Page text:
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Winter adventures: hiking peak to peak in Snowdonia National Park

The well-known home of Wales’ highest peak, Snowdonia National Park is the largest continuous area of high land in Wales or England where walkers can tackle over 80 peaks of 2,000ft or more.

Published 15 May 2022, 06:03 BST
A trail through Snowdonia National Park.

A trail through Snowdonia National Park.

Photograph by Getty

Just 135ft separate the height of Snowdon from that of Carnedd Dafydd — a summit a couple of green, green valleys away — but the difference is far greater than that. One peak has a cafe and gift shop, a tourist railway and seasonal queues that could rival the Tube in rush hour. The other has no crowds, a boulder-dotted plateau and views to melt the heart. “Take it all in,” laughs guide Mark Handford of Snowdonia Adventures, as our group of five, freshly arrived at the top of Carnedd Dafydd, stares breathlessly out towards Anglesey and the Irish Sea.

There’s no getting away from the fact that Snowdonia National Park has a dominant focal point. Snowdon (or, to use its proper name, Yr Wydffa) is hugely accessible and, in its own way, iconic. But to reduce a spread of 823sq miles to a single ascent is to overlook one of the UK’s most beautiful swathes of land. It’s home to more than 80 peaks of 2,000ft or more and it’s a region that’s accessible year-round. I’ve clambered through various corners of the park over the years, but never the Carneddau range, and never in winter. That’s where Mark comes in.

Read more: How to stay safe while hiking the UK's hills and mountains

“So, it’s pronounced Car-neth-eye,” he says, when we meet early in the morning on the banks of silvery Llyn Ogwen. The dawn air is clear and fresh; the range looms above us to the north, under blue skies. “It has the largest continuous area of high land in Wales or England. We’re going to be heading up, visiting three different summits, doing a bit of scrambling and sharing a few winter tips. We’ll be gone for six hours or so. You can leave the navigation to me. Just enjoy yourselves.”

And with that, we’re off, trekking up beside the mountain stream of Afon Lloer as the sun spreads down the lower flanks of the hills. The idea of these guided days -— which are offered in all seasons and in different parts of Snowdonia — is to provide a pressure-free experience where any hazards, awkward route choices or snap decisions about the weather are dealt with by the guide in charge. Mark has decades of local mountain experience under his hiking boots; he knows his stuff.

A hiker in the Ogwen Valley, home to the challenging peak of Tryfan.

Photograph by Nick Warner

Walking at a measured pace, chatting as we climb, we revel in the steady exertion of a bright January morning in the hills. After half an hour, and having passed not a single soul, Mark tells us to stop for a rest. We turn around to see thick banks of white cloud in the Vale of Llangollen below, hemmed in by green slopes. It’s a dramatic sight. “Temperature inversion,” he explains. “The warmer air up here has trapped the cooler air below.”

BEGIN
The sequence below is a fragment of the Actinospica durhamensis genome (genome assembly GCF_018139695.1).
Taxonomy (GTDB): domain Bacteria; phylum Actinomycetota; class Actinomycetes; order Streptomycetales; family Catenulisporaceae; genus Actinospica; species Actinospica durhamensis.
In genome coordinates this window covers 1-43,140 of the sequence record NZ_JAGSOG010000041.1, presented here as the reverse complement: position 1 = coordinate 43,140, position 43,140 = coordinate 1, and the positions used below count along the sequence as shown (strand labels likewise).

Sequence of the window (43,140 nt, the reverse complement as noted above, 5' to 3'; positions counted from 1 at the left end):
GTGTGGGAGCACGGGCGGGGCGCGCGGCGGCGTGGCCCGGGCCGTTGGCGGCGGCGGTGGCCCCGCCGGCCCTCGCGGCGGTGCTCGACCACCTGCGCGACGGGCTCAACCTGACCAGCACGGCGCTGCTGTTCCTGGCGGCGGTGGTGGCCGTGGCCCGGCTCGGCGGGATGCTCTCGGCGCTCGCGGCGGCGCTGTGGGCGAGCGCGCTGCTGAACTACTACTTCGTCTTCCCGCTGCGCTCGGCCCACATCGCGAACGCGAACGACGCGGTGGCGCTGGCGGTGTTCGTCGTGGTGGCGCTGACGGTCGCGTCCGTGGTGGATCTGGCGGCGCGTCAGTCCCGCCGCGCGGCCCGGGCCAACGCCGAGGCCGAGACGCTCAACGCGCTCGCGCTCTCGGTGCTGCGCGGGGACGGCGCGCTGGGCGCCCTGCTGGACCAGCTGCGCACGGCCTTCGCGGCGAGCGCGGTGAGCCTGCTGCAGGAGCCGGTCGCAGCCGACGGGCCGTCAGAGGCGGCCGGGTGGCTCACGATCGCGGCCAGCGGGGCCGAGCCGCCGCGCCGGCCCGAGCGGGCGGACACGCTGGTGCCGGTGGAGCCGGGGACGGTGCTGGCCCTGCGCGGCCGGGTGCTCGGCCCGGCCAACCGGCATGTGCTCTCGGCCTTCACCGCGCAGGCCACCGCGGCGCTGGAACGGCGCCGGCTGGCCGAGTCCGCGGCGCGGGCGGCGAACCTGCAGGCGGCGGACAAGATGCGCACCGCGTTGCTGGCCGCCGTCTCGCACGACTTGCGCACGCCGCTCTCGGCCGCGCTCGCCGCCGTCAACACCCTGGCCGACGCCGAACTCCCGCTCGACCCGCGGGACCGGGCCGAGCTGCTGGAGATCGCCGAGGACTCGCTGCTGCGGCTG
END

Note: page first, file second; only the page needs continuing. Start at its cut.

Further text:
The relative mildness of the day, we’re told, is partly down to the traditionally fickle nature of the Snowdonia winter, which can arrive one day, bringing several feet of snow with it, then depart the next, only to return with a fresh load a week later. Mark brings up a photo from a few days earlier that looks more like Val d’Isère. We do pass snow-filled crevices as we ascend further, but their manageable size has allowed us to leave crampons and ice axes (which can be hired if needed) in the car park.

It means our loads are lighter for the important stuff. Mark leads us scrambling up a north-facing gully to reach the rounded peak of Pen yr Ole Wen, before taking us on a long ridge walk to the burial cairn on Carnedd Fach and, ultimately, the summit of the 3,425ft Carnedd Dafydd. We’re given tips throughout, on conserving energy, choosing footholds and staying safe.

The hours slip by easily when you’re hill-walking, particularly when you’re powered by packed sandwiches and Thermos coffee. From above the mountain lake of Ffynnon Lloer, we begin our way back downhill to complete a six-mile loop. Wild Carneddau ponies appear, chomping on tough vegetation. Beyond them, the peaks of central Snowdonia are outspread in spectacular style: the pyramidal bulk of Tryfan, the jagged tops of Glyder Fawr and Glyder Fach, the distant triangle of Snowdon. The landscapes here feel thrillingly all-enfolding when you’re in the thick of them — something you don’t need a summit cafe to appreciate.

 Llyn Padarn, Llanberis, Snowdonia National Park.

Photograph by Jeremy Flint Photography

How to do it

Snowdonia Adventures offers guided day hikes for £90 per person. Nearby YHA Snowdon Pen-y-Pass has private rooms from £29 a night. Outdoor Hire rents walking and climbing gear. snowdonia.gov.wales     

Published in the May 2022 issue of National Geographic Traveller (UK)

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